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Monday, April 15

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Marilyn / February 12, 2007 12:17 PM

He's truly a candidate for our times. Marketed, imaged, perception over reality. If he's elected, he'll be our first virtual president.

Ben / February 12, 2007 12:41 PM

Marilyn - I'm not sure I've ever met someone who doesn't in someway market them self to the wider world.

As long as Obama's the one deciding on the image, I could care less. This country has passed the point when we can expect our politicians to be plain speaking "men/women of the people".

holden / February 12, 2007 12:44 PM

Got to see him yesterday in Ames. I like his candid demeanor and ability to hear both sides of an issue. In addition to his personality, he values the same issues I do (alternative energy, education, diplomacy over military, univ. health care, etc.) I will be pulling for him when the Iowa caucus gets here!

Oketo! / February 12, 2007 12:45 PM

Bush is plainspeaking, no? I'm ready for another smart leader. I get a kick out of his appeal to the black community when he's not even close to black.

Marilyn / February 12, 2007 12:58 PM

Ben - Obama's image is that he's going to be a break from the status quo, but I hardly think a man who endorses Todd Stroger and all the other Daley candidates and does a real estate deal with Tony Rezko can claim such an image. He's already lying to us.

Jeremy / February 12, 2007 1:01 PM

Marilyn in '08! All men will be sent to toil in the underground salt mines, and there will be peace on earth. Well, at least on its surface.

Nonetheless, I was holding out for Wes Clark to declare his intentions, but I'm jumping on the Obamawagon now. I'm still pissed about his support for the Machine last year, but in today's political climate, I've been beaten into submission. Substance or not (and I think its there), his passionate speaking style will convince the populace, making him very electable.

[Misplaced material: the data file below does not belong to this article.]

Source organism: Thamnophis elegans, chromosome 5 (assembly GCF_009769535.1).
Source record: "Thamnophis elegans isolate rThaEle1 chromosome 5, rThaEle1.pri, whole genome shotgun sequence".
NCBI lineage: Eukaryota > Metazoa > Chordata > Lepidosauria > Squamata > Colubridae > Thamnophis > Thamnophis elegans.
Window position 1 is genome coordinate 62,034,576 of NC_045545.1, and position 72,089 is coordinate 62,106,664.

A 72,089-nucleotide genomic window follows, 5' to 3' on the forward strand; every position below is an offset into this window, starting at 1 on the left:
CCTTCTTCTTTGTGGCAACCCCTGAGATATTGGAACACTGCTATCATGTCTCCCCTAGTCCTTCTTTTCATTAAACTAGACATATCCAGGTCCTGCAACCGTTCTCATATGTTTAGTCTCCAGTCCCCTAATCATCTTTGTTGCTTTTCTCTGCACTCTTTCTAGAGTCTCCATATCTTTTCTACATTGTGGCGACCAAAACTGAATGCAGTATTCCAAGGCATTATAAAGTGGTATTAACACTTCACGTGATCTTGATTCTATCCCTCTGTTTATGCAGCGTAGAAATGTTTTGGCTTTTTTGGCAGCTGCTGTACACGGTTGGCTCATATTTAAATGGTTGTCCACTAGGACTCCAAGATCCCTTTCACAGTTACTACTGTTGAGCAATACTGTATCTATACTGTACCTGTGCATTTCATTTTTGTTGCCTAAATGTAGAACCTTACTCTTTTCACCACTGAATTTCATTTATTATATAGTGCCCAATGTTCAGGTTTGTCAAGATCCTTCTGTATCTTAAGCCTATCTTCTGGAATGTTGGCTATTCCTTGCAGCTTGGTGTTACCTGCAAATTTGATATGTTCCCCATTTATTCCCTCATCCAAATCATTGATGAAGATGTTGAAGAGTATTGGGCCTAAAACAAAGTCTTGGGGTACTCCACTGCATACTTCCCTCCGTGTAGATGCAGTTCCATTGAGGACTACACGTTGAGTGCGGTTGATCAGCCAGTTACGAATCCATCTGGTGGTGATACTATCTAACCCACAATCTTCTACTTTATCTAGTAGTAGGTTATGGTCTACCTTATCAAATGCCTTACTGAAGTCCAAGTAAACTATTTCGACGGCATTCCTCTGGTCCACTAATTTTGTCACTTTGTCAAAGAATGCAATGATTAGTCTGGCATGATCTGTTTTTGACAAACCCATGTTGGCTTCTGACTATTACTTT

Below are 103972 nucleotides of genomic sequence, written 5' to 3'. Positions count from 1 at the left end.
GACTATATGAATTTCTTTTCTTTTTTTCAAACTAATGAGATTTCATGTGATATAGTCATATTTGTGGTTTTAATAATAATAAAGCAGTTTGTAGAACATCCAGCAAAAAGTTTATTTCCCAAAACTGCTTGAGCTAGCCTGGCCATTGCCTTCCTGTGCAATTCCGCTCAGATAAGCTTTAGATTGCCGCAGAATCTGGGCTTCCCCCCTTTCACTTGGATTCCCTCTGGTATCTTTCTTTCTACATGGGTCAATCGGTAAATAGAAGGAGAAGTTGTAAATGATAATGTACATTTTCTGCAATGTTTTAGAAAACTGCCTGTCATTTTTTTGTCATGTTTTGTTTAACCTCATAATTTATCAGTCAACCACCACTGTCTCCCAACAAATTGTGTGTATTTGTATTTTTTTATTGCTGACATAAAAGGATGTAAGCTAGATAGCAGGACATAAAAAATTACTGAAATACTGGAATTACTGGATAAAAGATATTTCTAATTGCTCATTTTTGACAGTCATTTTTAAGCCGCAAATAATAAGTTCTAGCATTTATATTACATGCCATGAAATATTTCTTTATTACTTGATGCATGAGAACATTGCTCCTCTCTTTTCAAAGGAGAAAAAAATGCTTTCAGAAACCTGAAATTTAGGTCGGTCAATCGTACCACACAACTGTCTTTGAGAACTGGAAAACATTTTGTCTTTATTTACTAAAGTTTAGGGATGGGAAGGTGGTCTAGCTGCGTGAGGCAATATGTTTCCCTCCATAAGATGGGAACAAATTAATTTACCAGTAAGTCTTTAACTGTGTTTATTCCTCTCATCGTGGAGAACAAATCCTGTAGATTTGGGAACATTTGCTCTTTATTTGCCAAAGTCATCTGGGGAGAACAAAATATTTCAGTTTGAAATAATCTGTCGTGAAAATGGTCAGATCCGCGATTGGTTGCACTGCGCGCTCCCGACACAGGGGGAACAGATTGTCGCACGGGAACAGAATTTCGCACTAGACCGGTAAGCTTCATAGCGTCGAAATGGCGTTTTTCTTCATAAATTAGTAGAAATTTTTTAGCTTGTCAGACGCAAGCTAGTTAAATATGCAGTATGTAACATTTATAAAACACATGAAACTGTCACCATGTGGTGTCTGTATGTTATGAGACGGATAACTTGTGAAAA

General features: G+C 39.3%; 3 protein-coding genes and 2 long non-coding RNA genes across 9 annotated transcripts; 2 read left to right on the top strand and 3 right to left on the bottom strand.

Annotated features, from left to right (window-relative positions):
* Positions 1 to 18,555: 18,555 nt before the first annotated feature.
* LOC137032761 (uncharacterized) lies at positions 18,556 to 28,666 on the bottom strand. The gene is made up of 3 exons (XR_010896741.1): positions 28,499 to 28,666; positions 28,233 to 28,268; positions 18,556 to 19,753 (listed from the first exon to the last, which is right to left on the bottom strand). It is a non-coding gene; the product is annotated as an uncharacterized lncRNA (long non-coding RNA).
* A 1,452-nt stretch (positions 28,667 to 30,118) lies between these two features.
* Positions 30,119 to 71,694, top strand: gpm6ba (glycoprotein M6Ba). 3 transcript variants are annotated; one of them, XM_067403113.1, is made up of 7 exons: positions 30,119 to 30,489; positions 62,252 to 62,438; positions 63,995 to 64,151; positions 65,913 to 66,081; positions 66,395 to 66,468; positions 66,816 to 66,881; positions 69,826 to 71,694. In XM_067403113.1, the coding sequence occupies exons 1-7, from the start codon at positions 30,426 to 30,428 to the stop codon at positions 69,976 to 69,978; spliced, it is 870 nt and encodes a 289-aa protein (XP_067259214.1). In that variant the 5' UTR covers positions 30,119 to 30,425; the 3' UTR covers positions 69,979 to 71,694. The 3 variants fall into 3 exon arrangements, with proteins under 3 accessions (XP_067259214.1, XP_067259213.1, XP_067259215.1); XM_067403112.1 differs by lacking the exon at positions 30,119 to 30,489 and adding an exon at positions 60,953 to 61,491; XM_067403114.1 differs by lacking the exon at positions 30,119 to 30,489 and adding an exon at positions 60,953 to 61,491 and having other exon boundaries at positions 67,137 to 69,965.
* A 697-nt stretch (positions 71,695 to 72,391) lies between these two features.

dan / February 12, 2007 1:31 PM

I'm cautiously optimistic in spite of myself. Like a lot of people, I was moved by the rhetoric of his 2004 convention speech. There is so much political inertia and outright conservative resistance standing in opposition to many of the truly compasionate reformist ideas he laid out in that speech that I am skeptical about his idealism. That said, I'm not jaded enough that I don't want to believe that real, positive change can still be forged by a dynamic leader.

To Marilyn's concerns over connections with corruption I would say that you would have to be able to walk on water to navigate the Chicago political scene without getting a little mud on you. I don't know how closely you watched, but Obama was reluctant to back Stroger in that race and when he did, his support was tepid.

my prediction/hope: a John Edwards/Barack Obama ticket defeats Giuliani/___? in 2008

Dan R / February 12, 2007 1:35 PM

I'm curious who of the candidates that have entered the race on the Democratic side has Marilyn excited?

Endorsing Daley candidates is just a matter of knowing which side your bread is buttered on.

I personally just hope he doesn't self destruct like Howard Dean.

Also, is Al Gore really not going to run?

Marilyn / February 12, 2007 2:06 PM

I like Kucinich enough to vote for him. I'd love it if Jim Webb ran. He's eloquent AND he's got a track record that could get us out of Iraq, keep us out of Iran, and generally stop killing a lot of people for reasons known only to a few idiots.

As to who butters your bread? Well, those folks are gonna make you eat that bread, too.

Marilyn / February 12, 2007 2:06 PM

I like Kucinich enough to vote for him. I'd love it if Jim Webb ran. He's eloquent AND he's got a track record that could get us out of Iraq, keep us out of Iran, and generally stop killing a lot of people for reasons known only to a few idiots.

As to who butters your bread? Well, those folks are gonna make you eat that bread, too.

Pedro / February 12, 2007 2:06 PM

He's done such an outstanding job as an IL Senator:

Spent a vacation in Africa and then is going to use the next two years of his term to run for president. Great, what a representative!